Nearly a third of antibiotics prescribed in U.S. doctors’ offices, emergency rooms and hospital-based clinics are not needed, according to the most in-depth study yet to examine the use and misuse of these lifesaving drugs.
The finding, which has implications for antibiotics’ diminished efficacy, translates to about 47 million unnecessary prescriptions given out each year across the country to children and adults. Most of them are for conditions that don’t respond to antibiotics, such as colds, sore throats, bronchitis, flu and other viral illnesses.
Health officials have been warning for decades about the overuse of antibiotics and its contribution to the development of drug-resistant bacteria, but the research from the Centers for Disease Control and Prevention and the Pew Charitable Trust is the first to quantify the depth of the problem.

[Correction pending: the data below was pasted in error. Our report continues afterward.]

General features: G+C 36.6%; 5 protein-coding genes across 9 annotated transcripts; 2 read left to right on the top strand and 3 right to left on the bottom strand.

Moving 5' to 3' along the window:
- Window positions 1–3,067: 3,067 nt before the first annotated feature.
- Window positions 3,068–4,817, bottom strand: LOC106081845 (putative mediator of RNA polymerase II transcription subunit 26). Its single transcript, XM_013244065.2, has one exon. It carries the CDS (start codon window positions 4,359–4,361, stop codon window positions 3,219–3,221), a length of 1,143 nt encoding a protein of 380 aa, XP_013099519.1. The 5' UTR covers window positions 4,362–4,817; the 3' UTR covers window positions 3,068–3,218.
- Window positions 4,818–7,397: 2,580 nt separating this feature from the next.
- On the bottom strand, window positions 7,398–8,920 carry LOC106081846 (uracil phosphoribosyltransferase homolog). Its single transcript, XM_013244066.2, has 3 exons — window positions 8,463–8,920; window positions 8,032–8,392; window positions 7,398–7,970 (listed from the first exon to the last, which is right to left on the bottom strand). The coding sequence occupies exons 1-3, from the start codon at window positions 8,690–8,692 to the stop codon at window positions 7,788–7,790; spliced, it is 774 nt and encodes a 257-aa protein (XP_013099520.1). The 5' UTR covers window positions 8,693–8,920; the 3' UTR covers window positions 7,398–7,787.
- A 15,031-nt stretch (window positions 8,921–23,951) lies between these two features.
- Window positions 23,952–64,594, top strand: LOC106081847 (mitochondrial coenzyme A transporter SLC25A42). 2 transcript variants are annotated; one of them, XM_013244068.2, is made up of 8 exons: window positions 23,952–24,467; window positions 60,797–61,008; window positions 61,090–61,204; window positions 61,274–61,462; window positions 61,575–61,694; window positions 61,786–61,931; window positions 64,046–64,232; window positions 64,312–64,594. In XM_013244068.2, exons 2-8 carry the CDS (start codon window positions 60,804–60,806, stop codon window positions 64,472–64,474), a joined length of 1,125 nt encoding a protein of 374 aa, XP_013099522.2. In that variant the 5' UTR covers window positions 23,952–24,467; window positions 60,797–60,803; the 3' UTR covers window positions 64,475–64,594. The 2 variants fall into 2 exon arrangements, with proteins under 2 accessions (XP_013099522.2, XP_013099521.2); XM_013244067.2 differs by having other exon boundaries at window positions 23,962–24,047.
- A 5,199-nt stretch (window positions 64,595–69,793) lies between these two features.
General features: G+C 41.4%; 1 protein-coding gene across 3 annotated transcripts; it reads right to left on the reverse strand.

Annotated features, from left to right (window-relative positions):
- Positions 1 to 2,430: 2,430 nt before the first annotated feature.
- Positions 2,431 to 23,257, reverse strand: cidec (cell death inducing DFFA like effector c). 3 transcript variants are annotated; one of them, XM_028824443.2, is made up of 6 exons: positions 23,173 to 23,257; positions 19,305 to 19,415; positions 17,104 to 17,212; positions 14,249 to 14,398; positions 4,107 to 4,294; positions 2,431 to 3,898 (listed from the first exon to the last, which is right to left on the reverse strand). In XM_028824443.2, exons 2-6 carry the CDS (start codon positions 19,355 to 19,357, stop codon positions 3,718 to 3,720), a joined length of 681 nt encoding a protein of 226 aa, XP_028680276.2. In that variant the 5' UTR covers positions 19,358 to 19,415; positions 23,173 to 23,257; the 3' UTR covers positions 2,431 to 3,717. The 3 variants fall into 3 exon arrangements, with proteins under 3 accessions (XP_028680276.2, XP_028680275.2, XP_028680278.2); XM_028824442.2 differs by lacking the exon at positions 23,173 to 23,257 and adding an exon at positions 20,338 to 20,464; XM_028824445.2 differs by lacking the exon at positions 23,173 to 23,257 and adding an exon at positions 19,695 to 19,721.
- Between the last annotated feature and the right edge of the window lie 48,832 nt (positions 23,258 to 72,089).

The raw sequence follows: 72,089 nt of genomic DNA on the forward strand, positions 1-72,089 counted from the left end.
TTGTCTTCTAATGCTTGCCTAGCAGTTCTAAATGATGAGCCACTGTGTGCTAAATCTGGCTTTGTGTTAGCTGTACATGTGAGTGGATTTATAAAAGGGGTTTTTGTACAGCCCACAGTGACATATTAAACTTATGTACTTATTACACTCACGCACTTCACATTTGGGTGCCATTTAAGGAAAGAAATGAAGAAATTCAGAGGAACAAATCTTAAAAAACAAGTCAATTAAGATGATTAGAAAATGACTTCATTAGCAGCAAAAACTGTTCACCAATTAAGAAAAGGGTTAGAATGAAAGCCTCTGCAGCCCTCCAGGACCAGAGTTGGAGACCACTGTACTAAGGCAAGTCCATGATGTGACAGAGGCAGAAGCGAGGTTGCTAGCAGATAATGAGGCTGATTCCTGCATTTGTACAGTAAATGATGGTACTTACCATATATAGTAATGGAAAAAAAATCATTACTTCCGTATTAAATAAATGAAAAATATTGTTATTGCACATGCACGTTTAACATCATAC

The study, published Tuesday in JAMA, analyzed data for all antibiotic use in the three settings as collected from two major CDC surveys from 2010 to 2011. Antibiotic prescriptions written there represent the majority of dollars spent on antibiotics in U.S. health care.
The study found that about 154 million, or 13 percent, of all U.S. outpatient visits annually result in an antibiotic prescription.
Doctors often prescribe them because of pressure from patients or parents, said Katherine Fleming-Dutra, a CDC medical epidemiologist and the report’s lead author.
An editorial in JAMA noted the numbers likely is an undercount because they don’t include the times antibiotic prescriptions are given over the phone, at urgent care clinics, retail pharmacies and dental offices, or written by nurse practitioners and physician assistants.